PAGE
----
Through the Years, Across the Miles
Disabled veteran John Bollinger recalls his more than five decades behind the wheel.
By Mike Savicki
This story begins in the days of the Ford Torino, Chrysler Newport, Chevy Citation, Chevy Celebrity, Buick LeSabre, and Cadillac Coupe DeVille. Remember those cars? Driving one of those beasts was like cruising down the road as if your living room was on wheels.
Actually, this story begins even earlier than that. Let’s turn back the clock way back to the 1960s. Meet John Bollinger, a young Navy Ensign. After growing up in Pittsburgh and graduating from Muskingum University, John received his officer commission in June 1969 and began serving in the US Navy aboard LST 1163, USS Waldo County, in Panama. His main job was to keep track of Russian submarines in the Caribbean.
He says it wasn’t a bad gig for a young officer.
A short six months later, a spinal cord injury sustained in a diving accident changed everything. John became a C6,7 quadriplegic. He returned to the States, was discharged from the Navy, sold his 1963 Austin Healy 3000, and went to work for the VA where he sat and worked in a cubicle for 16 years.
“I was one of two people in wheelchairs in a building of more than two thousand,” John Bollinger recalls. “I consider those years to be my crippled years. I didn’t know many others in chairs, I didn’t know what I could do, and I felt like I wasn’t a part of things.”
His sports car?
“It was a wonderful car but after my injury I just couldn’t get my quad body into it so I had to say goodbye,” he says.
His fast car gone, John’s life moved to the high speed lane. After a meeting with longtime PVA Executive Director, Gordon Mansfield, John joined the organization in 1987, first as Associate Legislative Director then Director of National Advocacy and finally as Deputy Executive Director. For more than a decade, he oversaw all PVA research, communications, and sports. The National Veterans Wheelchair Games was in his wheelhouse. And his efforts helped catalyze the passing and implementation of the ADA.
“What PVA gave me I could never give back,” he says. ”With PVA I was in the mainstream. Through the 1990s I was on airplanes twice a month, renting cars in cities across the country. I saw guys in chairs spending entire days on Capitol Hill then coming back to the office and putting in more hours, commuting like everyone else, sometimes upwards of two hours each way depending on DC traffic. I had skin in the game. We all did.”
For more than three decades, having a car was essential and John had two main rules to guide his purchasing choices. Two doors (the bigger the better) and a bench seat. Why? He would transfer in on the passenger side, slide across, fold up his chair, pull it in either to the back or front seat, then go. And go he did.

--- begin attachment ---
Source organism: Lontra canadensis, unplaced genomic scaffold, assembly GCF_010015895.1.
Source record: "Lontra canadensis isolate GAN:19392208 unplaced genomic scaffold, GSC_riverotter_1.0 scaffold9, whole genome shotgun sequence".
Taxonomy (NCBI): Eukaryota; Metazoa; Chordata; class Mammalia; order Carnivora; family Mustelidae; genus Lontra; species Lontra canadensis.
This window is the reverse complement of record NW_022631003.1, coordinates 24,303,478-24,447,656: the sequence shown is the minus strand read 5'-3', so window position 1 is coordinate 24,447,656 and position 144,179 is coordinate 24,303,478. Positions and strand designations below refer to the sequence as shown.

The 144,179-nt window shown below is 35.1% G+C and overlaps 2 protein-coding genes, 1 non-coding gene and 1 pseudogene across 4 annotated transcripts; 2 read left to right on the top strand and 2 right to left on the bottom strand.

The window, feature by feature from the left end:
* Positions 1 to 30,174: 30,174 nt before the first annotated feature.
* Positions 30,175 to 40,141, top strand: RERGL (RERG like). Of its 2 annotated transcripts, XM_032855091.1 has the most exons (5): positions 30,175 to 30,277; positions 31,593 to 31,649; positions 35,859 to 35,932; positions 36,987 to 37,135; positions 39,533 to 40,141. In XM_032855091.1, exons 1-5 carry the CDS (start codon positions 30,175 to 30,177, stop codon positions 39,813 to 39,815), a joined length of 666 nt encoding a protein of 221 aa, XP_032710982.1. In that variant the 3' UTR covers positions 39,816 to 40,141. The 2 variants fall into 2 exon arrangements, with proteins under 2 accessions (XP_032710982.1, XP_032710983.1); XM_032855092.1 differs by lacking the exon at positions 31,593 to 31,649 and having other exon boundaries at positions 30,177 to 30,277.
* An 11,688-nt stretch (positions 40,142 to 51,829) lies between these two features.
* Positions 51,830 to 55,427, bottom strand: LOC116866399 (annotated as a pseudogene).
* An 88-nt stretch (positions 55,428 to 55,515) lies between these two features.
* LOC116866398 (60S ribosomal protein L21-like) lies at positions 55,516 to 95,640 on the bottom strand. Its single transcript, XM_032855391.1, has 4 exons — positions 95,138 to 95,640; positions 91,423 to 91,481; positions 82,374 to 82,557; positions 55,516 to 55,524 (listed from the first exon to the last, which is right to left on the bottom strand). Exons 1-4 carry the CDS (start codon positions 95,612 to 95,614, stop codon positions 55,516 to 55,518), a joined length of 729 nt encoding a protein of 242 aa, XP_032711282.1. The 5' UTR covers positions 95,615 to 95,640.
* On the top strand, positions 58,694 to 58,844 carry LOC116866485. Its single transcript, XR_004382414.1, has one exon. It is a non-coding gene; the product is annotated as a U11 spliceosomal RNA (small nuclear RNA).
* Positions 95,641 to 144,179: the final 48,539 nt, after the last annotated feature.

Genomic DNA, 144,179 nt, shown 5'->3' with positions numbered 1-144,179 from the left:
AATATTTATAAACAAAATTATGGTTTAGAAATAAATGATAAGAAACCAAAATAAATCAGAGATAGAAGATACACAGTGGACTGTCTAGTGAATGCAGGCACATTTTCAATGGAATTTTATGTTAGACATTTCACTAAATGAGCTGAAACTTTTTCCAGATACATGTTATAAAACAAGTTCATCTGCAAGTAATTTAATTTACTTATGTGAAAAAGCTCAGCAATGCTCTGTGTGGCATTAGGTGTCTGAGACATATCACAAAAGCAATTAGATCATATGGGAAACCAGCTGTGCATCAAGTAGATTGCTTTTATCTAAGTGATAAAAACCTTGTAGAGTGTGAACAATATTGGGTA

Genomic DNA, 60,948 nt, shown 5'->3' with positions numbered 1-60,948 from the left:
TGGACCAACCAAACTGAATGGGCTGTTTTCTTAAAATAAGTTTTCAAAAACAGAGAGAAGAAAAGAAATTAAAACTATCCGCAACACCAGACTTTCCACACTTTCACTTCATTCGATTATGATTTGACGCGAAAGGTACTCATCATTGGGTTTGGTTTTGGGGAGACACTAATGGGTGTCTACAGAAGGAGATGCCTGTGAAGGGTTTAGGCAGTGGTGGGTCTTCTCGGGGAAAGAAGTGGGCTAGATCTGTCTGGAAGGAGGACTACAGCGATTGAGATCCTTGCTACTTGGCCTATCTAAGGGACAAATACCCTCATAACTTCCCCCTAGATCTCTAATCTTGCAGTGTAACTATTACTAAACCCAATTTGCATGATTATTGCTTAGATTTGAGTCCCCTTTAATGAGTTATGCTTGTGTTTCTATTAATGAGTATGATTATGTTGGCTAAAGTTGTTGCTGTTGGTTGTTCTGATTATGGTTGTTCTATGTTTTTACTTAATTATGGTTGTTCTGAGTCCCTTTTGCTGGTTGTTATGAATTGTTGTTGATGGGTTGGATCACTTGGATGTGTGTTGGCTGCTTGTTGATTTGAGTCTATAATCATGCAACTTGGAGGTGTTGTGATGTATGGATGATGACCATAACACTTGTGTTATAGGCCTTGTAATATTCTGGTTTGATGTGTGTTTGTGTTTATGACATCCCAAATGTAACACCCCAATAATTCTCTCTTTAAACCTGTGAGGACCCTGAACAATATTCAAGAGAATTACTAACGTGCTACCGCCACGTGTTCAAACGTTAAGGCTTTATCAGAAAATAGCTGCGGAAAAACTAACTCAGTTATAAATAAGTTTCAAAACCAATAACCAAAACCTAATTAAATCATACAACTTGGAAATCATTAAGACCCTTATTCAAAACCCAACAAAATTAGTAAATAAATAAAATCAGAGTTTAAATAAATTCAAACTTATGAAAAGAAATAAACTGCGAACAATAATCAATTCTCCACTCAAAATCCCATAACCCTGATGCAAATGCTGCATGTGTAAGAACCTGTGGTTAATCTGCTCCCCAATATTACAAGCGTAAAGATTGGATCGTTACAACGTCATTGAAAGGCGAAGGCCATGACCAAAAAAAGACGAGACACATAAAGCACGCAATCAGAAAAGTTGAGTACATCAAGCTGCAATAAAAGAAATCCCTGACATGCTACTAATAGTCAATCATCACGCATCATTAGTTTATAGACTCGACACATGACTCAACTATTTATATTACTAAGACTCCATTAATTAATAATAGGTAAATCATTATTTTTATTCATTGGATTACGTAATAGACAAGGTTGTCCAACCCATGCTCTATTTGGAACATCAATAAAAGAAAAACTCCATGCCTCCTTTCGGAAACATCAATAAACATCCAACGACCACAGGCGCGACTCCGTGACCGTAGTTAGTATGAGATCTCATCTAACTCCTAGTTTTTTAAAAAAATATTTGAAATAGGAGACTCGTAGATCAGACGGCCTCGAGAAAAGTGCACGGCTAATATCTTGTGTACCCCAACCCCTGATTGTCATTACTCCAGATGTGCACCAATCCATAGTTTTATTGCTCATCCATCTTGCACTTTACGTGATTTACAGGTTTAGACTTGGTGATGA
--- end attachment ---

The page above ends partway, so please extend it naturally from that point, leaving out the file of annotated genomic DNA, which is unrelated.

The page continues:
Remember the cars listed at the beginning of the story? John drove every one of them. He has stories for every vehicle. The Cadillac? Actually, John drove two different Coupe DeVille’s. Credit his son, John, for totaling the first one. John, the dad, had to buy a second.
As the new millennium arrived and bench seats disappeared, John‘s physical needs changed, too. He transitioned to a power chair and with it came a minivan. At first he would transfer from the power chair to a swivel driver’s seat then, when that became too physically demanding, he installed an EZ Lock system with Featherlite hand controls to drive from the chair. Being active in both DC and Florida, his winter, escape, necessitated the transition.
As far as steering devices, John has tried several different ones but still loves the original spinner knob his brother bought for him at a truckstop more than 50 years ago. Truckers call it a suicide knob. A little pine tar still keeps his sticky.
In the spring of 2022, while driving his BraunAbility Sienna minivan, John was rear ended and his van totaled. The accident, during the height of Covid and supply line shortages, made finding a short term replacement all but impossible. There were no rental vans available, delays on building new vans were taking months, and finding public transportation was expensive and limited.
“Being without a vehicle is devastating. You are at the mercy of others and in some places that is difficult,“ John says. “It is almost criminal what taxi services charge for an accessible vehicle regardless of where and how far you want to go.”
It took three months for him to get a Chrysler Town and Country but the 14” dropped floor was not ideal. He then owned a Dodge Caravan for a while.
“I grabbed it because there wasn’t much else available during COVID and I was afraid I’d be stuck because of the supply chain issues,” he says. “It is almost impossible to rent a van with hand controls and that needs to change.“
He then purchased his current ride, a 2022 Honda Odyssey, through Mobility Works, who now service it both in Naples and Alexandria.
When I asked John to share one thought or take away from his years behind the wheel, his message was simple and direct.
“Driving is one of the most important aspects of living,” he says. “It never hit me until it was gone. Having access to a car is one of the most important aspects of life for disabled.”
Now fully retired, John Bollinger spends his time with his wife, Judy, their daughter, Lindsey (and her children), plus his son, John. Road trips are important and visits to Linsey in San Francisco and Austin in John are essential to their lifestyle, too.
So, too, is his daily writing in the journal which he began in 1990. If you are counting, the journal now totals more than 5000 pages. I wonder what other mobility stories that journal contains. I wonder how listening to someone like John Bollinger sharing tips and suggestions might enhance, advance, and make the industry better for everyone.
Across the miles and through the years, John Bollinger has lived it all.